STEVE INSKEEP, host:
Picture a vehicle that can carry around the kids and the groceries efficiently and does not burn any fossil fuel. You power it yourself. Cargo bicycles are designed to haul several hundred pounds. They've been popular in Europe for a while, and as Deena Prichep reports, they're starting to make their way into the U.S.
(Soundbite of crowd chatter)
DEENA PRICHEP: Carie Weisenbach-Folz is picking up her two kids, ages five and two, from school. But instead of loading them into the usual minivan, she's using a cargo bicycle.
Ms. CARIE WEISENBACH-FOLZ: OK. You need to put your helmet on.
PRICHEP: Between the handlebars and front wheel, there's a stylized wheelbarrow-type box with a sturdy, see-through cover. Bicycles like this can cost a lot, over $3,000.
Ms. WEISENBACH-FOLZ: Random people walk up to me at the grocery store, how much did you pay for that? Well, how much is the cost of gas and how much is insurance and how much do you pay for a parking spot?
PRICHEP: Weisenbach-Folz bought her bike at Clever Cycles. They're a local bike shop specializing in utility bikes that can carry a load. And what kind of cargo are people looking to haul?
According to store owner Todd Fahrner�
Mr. TODD FAHRNER (Owner, Clever Cycles): Children and groceries.
(Soundbite of laughter)
Mr. FAHRNER: Families are probably 70 percent of our customers.
PRICHEP: Most of the cargo bikes are made overseas, in Europe or China. But in recent years, a few manufacturers have sprung up in the U.S., including one here in northeast Portland.
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PRICHEP: Philip Ross and Jamie Nichols started turning out bikes for their company, Metrofiets, about a year ago. They were inspired by European models, but adapted the design to make it easier to tackle the hills of Portland.
Mr. PHILIP ROSS (Co-owner, Metrofiets): It has a slightly different geometry, and we were able to shave off about 30 pounds from the frame without affecting the amount of weight we could carry.
PRICHEP: Their workshop is pretty small, with a wait list of nearly a year, and the bulk of Metrofiets' customers aren't families. They're businesses.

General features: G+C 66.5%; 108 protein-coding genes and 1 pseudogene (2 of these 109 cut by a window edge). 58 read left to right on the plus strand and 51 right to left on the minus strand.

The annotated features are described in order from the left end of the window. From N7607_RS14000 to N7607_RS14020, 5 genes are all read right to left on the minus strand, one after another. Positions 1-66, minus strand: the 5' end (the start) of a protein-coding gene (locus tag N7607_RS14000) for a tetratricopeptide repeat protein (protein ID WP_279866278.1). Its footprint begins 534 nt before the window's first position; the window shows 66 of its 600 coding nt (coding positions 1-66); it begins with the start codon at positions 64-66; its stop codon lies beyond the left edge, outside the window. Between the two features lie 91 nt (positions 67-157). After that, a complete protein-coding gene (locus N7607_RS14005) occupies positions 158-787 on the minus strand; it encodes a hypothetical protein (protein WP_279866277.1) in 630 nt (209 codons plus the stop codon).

Mr. ROSS: They can absolutely get rid of one of their fleet vehicles and use one of these bikes within a certain geographical area around their shop or business.
PRICHEP: Metrofiets has built a custom cargo bicycle for a floor refinisher to carry his sander, and for a brewery to transport their beer kegs. And they're not the only ones predicting a rise in business cargo biking. Andy Clarke is president of the League of American Bicyclists.
Mr. ANDY CLARKE (President, League of American Bicyclists): The urban freight issue is one where I think cycling has a huge role to play and which, at the moment, is really relatively untapped.
PRICHEP: Clarke predicts that bicycle commuting will continue to rise, as well. Today, over 750,000 Americans bike to work. And that may seem like a small number, but it's a nearly 50 percent jump since the 2000 census.
Clarke credits several factors: rising gas prices, concerns about health and climate change and bike-friendly initiatives included in recent transportation bills.
Mr. CLARKE: Sometimes we take the love affair with the car that we think we have to a bit of an extreme. We really have a love affair with the quickest, easiest, most convenient way of getting around.
PRICHEP: But it's not always so simple, according to Cotten Seiler. He teaches American studies at Dickinson College and authored a book about the relationship between driving and American society. He says that how Americans use cars is about more than just a rational weighing of the pros and cons.
Professor COTTEN SEILER (American Studies, Dickinson College): It's highly emotional, it's psychologically charged, and it gives us a sense of identity. The utilitarian choice about how to get from point A to point B is often obscured by all these other emotional and psychological resonances that cars have for us.
PRICHEP: Seiler sees Americans starting to let go of some of these attachments to their cars. He says it can be an uphill battle, especially in cities that don't have the density or infrastructure to support cycling.
But in bike-friendly cities like Portland, bike builders and riders are hoping that the cargo bicycle can become the new minivan. For commuters like Carie Weisenbach-Folz, it's already happened.
(Soundbite of crowd chatter)
Ms. WEISENBACH-FOLZ: Scoot over so Eve and Jean(ph) can have some more room.
Unidentified Child: Bye, Henry. Bye, Cody.
Ms. WEISENBACH-FOLZ: See you tomorrow.
Unidentified Child: We'll see you tomorrow.
PRICHEP: For NPR News, I'm Deena Prichep in Portland, Oregon.
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